Playhouse Theatre

231 Anton Lembede Street,
Durban 4001

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Related Websites

The Playhouse Company (Official)

Additional Info

Architects: Percy Rogers Cooke

Functions: Performing Arts

Styles: Atmospheric, Tudor Revival

Phone Numbers: Box Office: 27031.369.9596

Nearby Theaters

Playhouse Theatre

Located on Smith Street (today renamed Anton Lembede Street). This building started as a picture palace in 1896 and was rebuilt in 1935 in Tudor Revival/Atmospheric styles. It reopened on 7th June 1935.

Closed as a cinema in the 1970’s, the building has since been restored and has now been combined with the adjacent former Prince’s Theatre/Colosseum Theatre to form a five venue arts centre.

Contributed by Graeme McBain

Recent comments (view all 7 comments)

atmos on July 18, 2005 at 8:24 pm

Sorry but the Playhouse and the Princess were different theatres and it is not a multiplex,the largest theatre is used for opera,although the venue does host the Durban Film Festival.I will do some more research.

johnmartin on July 20, 2005 at 12:32 am

The Playhouse Theatre in Durban was originally opened on 7th June 1935 as a live theatre. It only became a venue for film shows later on. It was converted back to a live theatre venue when the Kinekor Organisation closed the establishment in the 1970s. It then became the official venue of the then Natal Performing Arts Council.It had no connection to the Prince’s Theatre (not Princess)which was situated on an adjacent city block. This particular theatre was refurbished in the late 1960s to become the Colosseum Theatre.

atmos on July 20, 2005 at 10:55 pm

Thanks john martin.I have just discovered the website.The original information was off a website I found but have since lost it.The Playhouse complex consists of an Opera Theatre(1224 seats)Drama Theatre(474 seats)and Loft(136 seats).The Prince’s Theatre opened in July 1926.
The Opera Theatre has a starry sky,so could it be described as an atmospheric.

atmos on July 2, 2007 at 7:17 am

The architect was P.Rogers-Cooke.

Bevgender on September 20, 2015 at 8:22 am

I have fond memories of this cinema circa 1958-9. Here I saw The Fly and The Vikings. I was eleven and certainly too young for one. But the principal joy was the cinema building itself: a Tudor exterior, which was announced from along the pavement by a kerbside hanging post sign (just like an English country pub). Inside the auditorium – a complete style switch to a Castilian castle courtyard open to the sky. And it almost really was – as there were, tiny stars set in the night sky, and just as you were marvelling at this, thin wispy clouds drifted across. It had a cloud machine. A complete change of ambience from the noise of chatter and crockery in Durban’s other really unique cinema, the Oxford Bio Café.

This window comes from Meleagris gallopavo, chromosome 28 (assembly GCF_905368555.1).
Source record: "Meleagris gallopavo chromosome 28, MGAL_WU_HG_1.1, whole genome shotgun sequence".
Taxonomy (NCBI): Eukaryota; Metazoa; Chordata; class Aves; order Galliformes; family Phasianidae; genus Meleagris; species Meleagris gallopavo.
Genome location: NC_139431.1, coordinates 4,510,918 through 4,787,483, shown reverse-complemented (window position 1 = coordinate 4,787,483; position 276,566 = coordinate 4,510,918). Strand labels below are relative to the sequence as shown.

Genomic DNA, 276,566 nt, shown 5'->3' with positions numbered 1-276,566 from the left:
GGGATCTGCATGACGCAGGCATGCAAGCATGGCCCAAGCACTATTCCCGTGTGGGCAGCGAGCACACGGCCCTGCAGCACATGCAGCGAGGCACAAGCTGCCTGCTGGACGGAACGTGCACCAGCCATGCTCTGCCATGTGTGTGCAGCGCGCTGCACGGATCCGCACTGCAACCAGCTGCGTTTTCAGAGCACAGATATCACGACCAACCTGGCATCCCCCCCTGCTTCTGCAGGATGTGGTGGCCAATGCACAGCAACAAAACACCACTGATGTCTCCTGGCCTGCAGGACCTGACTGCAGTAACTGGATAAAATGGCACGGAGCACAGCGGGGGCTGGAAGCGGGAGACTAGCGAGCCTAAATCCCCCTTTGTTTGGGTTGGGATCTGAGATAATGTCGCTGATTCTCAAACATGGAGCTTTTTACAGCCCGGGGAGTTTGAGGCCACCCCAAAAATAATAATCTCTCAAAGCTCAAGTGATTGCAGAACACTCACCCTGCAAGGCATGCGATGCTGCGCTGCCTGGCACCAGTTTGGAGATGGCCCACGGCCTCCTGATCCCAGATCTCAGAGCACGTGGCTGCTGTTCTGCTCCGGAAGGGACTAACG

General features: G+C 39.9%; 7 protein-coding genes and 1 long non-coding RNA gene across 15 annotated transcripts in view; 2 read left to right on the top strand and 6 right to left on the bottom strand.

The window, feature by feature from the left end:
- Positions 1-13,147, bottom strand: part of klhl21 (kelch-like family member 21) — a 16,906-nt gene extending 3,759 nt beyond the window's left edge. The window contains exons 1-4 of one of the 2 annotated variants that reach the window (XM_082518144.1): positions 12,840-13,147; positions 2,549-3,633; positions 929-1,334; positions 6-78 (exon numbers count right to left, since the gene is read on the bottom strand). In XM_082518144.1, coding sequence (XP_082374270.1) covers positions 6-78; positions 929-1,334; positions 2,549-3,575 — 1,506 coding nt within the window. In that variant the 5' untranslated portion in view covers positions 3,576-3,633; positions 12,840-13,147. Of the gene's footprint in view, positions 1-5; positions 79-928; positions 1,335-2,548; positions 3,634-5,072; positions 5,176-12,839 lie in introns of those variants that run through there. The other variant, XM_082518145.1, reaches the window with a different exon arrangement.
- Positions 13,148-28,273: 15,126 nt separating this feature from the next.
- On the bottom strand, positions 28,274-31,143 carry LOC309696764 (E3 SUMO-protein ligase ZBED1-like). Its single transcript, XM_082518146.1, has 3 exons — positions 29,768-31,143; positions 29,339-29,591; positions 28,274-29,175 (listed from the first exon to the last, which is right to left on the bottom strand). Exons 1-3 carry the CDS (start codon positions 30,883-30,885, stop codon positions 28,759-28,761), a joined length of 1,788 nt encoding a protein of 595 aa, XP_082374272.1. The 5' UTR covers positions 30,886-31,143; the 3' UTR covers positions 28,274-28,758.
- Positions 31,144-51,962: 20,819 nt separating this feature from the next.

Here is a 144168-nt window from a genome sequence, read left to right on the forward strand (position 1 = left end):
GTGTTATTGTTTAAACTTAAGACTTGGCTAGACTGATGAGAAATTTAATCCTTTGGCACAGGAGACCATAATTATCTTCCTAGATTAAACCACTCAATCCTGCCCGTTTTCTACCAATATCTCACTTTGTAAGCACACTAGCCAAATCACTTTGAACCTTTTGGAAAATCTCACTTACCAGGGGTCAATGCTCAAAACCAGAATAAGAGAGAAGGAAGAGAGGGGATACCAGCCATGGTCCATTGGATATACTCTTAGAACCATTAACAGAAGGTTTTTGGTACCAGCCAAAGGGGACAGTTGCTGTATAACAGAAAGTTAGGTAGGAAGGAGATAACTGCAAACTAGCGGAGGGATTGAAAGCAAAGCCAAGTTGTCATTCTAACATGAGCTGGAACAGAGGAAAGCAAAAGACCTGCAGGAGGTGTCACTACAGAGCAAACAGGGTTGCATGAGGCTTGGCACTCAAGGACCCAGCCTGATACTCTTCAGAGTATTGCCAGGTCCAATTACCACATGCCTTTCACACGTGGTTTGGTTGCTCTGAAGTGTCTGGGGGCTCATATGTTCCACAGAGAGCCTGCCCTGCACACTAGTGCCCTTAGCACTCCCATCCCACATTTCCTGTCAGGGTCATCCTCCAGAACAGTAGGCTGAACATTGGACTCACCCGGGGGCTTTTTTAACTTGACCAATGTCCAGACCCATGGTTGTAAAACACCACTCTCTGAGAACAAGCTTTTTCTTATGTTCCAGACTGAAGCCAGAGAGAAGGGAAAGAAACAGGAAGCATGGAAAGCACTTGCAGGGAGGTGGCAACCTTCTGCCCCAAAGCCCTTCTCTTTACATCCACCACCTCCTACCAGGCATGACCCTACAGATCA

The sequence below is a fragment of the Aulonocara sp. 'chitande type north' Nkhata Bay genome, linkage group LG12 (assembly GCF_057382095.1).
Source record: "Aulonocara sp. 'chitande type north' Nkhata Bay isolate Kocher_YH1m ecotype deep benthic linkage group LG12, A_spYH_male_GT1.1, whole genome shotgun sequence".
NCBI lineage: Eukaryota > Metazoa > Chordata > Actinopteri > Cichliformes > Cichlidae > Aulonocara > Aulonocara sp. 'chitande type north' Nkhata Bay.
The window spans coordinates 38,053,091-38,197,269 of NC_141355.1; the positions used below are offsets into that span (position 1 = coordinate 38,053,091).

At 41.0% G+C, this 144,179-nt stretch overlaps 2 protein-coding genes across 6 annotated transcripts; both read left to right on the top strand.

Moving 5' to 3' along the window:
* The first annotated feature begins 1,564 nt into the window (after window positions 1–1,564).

robertknight on March 16, 2017 at 8:36 am

@bevgender…thank you for referencing the Oxford Bio Cafe. My grandmother, Mrs Molly Knight, was the manager of the Oxford Cinema for quite a long time. There was a place in front where you could buy food and soft drinks and you’d take them into the cinema itself. There were shelves at the back of the seats and you’d eat while watching the movies. The movies were on a loop, so you could watch them over and over again. During the barely-lit intermissions, an African ‘boy’ would come along with a big broom and sweep away the sawdust and remains of food. Sometimes I’d go round the back, behind the black curtain, and speak to my grandmother in her office. I’d have been about eleven or twelve. I spent a lot of time in that cinema, watching mostly very awful B-grade movies, which were, still, way more wonderful than what was happening outside. Needless to say, no black people could attend the cinema then. This period still lingers in my memory fifty years afterwards.

Thank you. Robert.

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